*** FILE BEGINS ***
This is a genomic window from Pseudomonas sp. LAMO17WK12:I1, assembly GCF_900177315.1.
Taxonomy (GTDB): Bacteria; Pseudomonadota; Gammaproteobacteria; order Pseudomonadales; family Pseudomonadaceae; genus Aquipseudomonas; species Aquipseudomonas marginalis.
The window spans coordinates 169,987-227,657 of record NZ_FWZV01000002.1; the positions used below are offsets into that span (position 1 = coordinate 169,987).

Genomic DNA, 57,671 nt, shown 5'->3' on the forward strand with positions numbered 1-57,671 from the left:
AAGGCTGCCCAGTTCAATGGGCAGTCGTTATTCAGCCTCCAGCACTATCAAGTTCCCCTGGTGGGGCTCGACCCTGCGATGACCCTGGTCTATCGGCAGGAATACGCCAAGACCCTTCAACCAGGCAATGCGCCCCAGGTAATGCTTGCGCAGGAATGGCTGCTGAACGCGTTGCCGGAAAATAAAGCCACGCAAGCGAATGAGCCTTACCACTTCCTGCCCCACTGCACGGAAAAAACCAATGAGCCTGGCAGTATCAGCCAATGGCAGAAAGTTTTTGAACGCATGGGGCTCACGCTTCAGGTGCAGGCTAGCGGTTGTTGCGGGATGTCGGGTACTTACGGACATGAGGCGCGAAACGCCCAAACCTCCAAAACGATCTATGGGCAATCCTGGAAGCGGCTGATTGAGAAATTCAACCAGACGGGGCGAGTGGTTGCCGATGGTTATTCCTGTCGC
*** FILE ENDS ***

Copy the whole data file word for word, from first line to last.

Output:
This is a genomic window from Pseudomonas sp. LAMO17WK12:I1, assembly GCF_900177315.1.
Taxonomy (GTDB): Bacteria; Pseudomonadota; Gammaproteobacteria; order Pseudomonadales; family Pseudomonadaceae; genus Aquipseudomonas; species Aquipseudomonas marginalis.
The window spans coordinates 169,987-227,657 of record NZ_FWZV01000002.1; the positions used below are offsets into that span (position 1 = coordinate 169,987).

Genomic DNA, 57,671 nt, shown 5'->3' on the forward strand with positions numbered 1-57,671 from the left:
AAGGCTGCCCAGTTCAATGGGCAGTCGTTATTCAGCCTCCAGCACTATCAAGTTCCCCTGGTGGGGCTCGACCCTGCGATGACCCTGGTCTATCGGCAGGAATACGCCAAGACCCTTCAACCAGGCAATGCGCCCCAGGTAATGCTTGCGCAGGAATGGCTGCTGAACGCGTTGCCGGAAAATAAAGCCACGCAAGCGAATGAGCCTTACCACTTCCTGCCCCACTGCACGGAAAAAACCAATGAGCCTGGCAGTATCAGCCAATGGCAGAAAGTTTTTGAACGCATGGGGCTCACGCTTCAGGTGCAGGCTAGCGGTTGTTGCGGGATGTCGGGTACTTACGGACATGAGGCGCGAAACGCCCAAACCTCCAAAACGATCTATGGGCAATCCTGGAAGCGGCTGATTGAGAAATTCAACCAGACGGGGCGAGTGGTTGCCGATGGTTATTCCTGTCGC